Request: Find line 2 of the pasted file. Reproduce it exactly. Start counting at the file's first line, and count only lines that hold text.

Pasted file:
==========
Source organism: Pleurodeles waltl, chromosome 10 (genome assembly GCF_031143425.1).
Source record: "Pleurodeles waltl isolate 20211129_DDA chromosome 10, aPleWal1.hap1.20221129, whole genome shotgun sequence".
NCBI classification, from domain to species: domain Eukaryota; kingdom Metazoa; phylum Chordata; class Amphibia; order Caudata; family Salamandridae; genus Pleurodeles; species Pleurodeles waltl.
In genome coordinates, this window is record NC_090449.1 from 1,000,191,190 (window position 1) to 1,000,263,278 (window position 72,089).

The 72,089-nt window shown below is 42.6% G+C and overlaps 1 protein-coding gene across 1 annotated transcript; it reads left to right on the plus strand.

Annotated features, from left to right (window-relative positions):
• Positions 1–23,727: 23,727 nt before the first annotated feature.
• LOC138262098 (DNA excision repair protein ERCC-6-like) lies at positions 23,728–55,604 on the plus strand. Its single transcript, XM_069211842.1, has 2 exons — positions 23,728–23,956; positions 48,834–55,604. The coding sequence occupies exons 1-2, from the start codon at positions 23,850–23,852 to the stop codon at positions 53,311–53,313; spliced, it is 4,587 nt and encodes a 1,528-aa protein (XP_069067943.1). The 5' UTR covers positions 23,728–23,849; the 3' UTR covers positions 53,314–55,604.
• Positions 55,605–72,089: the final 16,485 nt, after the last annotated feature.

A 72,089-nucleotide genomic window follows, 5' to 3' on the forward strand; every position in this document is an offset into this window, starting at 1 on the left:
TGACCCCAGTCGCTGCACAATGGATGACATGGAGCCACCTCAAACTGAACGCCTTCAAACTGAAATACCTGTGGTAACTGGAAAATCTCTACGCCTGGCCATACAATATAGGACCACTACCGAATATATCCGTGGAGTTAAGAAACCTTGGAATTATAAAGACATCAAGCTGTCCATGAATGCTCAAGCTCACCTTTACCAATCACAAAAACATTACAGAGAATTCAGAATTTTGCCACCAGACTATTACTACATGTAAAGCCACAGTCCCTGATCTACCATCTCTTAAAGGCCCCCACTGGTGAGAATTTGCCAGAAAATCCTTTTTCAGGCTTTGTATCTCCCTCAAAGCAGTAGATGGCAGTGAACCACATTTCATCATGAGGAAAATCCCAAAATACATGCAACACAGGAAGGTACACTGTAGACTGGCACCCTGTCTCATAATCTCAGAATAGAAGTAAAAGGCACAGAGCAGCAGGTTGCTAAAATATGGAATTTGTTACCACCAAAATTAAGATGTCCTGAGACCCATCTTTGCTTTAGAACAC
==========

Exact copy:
Source record: "Pleurodeles waltl isolate 20211129_DDA chromosome 10, aPleWal1.hap1.20221129, whole genome shotgun sequence".